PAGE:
Manic Monday: Parental discretion advised during blogging
I have been blogging for over 10 years. A detail only a very special group of people have been witness to or were a part of. The circle of trust, if you will. Within that circle I was free to write about anything and everything – a freedom provided by the sanctity of anonymity. Something which no longer exists.
Allow me to take you back to 1997. When my daughter was born, I knew I no longer wanted to work at the level I had thrived on for so long. The constant traveling, oscillating between one trade show and hotel room to the next airport was a lifestyle I managed to happily maintain throughout pregnancy. But once this beautiful child was in my arms, I knew my days of working into the night, hosting/attending events and socializing until the next morning were behind me. It was time to take a risk, leave the workplace and start freelancing.
Fast forward to the turn of the century - AKA Y2K. In just a short couple of years I had left Silicon Valley, moved to Nevada with my husband & daughter, then returned to California – without the husband. (What can I say - I’m kind of a loner.) During that time I worked as a typesetter, but was also successfully freelancing as a graphic artist and event planner. Upon my return to California as a single mother, I continued to run my own business, while simultaneously returning to the workplace.
It was while designing a website I discovered blogging. I found there were others out there just like me – living multiple lives all at once, hardly sleeping, creative writers eager to chronicle the sometimes questionable details of their animated lives. I dove in wholeheartedly. I gave myself full carte blanche and wrote with complete abandon. I wrote about controversial topics, didn’t shy away from politics, and was consistently honest. I often ridiculed what my life had become; the absurd complexities of being a broke single mom struggling to create an enlightening legacy for an extraordinary child – with a sidebar of tales & memes related to traveling, parties, celebrity encounters, dancing, dating and breaking hearts. I shared my experiences and thoughts with words and complete immunity. Within our circle, this creative freedom of expression was nothing short of entertaining. But as with all great things, this came to an end. The internet grew up. Our kids grew up. With this newfound maturity and awareness of our social identities we had to edit ourselves. There was no fun in that. Slowly people dropped from the circle and we all relied on Jon Stewart carry the torch.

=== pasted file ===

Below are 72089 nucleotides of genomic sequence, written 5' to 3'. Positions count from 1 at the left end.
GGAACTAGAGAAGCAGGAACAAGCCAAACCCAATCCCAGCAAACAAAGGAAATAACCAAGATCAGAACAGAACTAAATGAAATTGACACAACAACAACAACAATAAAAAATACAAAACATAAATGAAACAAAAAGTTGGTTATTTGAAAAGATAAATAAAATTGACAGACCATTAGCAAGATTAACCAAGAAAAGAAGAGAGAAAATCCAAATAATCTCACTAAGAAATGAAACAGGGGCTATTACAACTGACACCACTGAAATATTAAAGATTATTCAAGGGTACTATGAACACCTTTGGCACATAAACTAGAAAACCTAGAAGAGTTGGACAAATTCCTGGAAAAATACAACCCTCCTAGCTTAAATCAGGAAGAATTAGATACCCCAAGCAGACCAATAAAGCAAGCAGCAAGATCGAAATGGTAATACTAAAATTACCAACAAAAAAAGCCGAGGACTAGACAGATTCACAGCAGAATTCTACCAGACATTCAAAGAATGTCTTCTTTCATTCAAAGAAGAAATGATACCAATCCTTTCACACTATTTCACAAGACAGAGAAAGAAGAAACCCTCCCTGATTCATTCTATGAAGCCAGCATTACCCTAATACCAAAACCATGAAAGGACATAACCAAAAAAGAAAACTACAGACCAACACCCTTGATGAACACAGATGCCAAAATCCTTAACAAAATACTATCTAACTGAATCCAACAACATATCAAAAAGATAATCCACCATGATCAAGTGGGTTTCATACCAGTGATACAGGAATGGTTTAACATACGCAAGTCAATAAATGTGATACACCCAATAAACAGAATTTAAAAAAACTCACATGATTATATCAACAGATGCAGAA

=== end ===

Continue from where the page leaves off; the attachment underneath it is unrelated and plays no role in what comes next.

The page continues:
Before going public with this version of my blog, I spent hours removing old posts and changing their status from “published” to “draft”. Some I was able to salvage with a simple edit or snip here and there. Some I re-posted without hesitation. Some are completely sealed away in a vault to protect the innocent. I am OK with archiving the past and remaining a mystery to those outside the original circle.
Being online requires a degree of responsibility. I live with someone who is extremely private. My own career path has taken me to amazing places, and that is strictly because of my discretion and trustworthiness. Plus, my daughter is probably reading this right now.
Before you press the "publish" button - remind yourself of who your audience is. Even in the world of social media, some things are better left unsaid.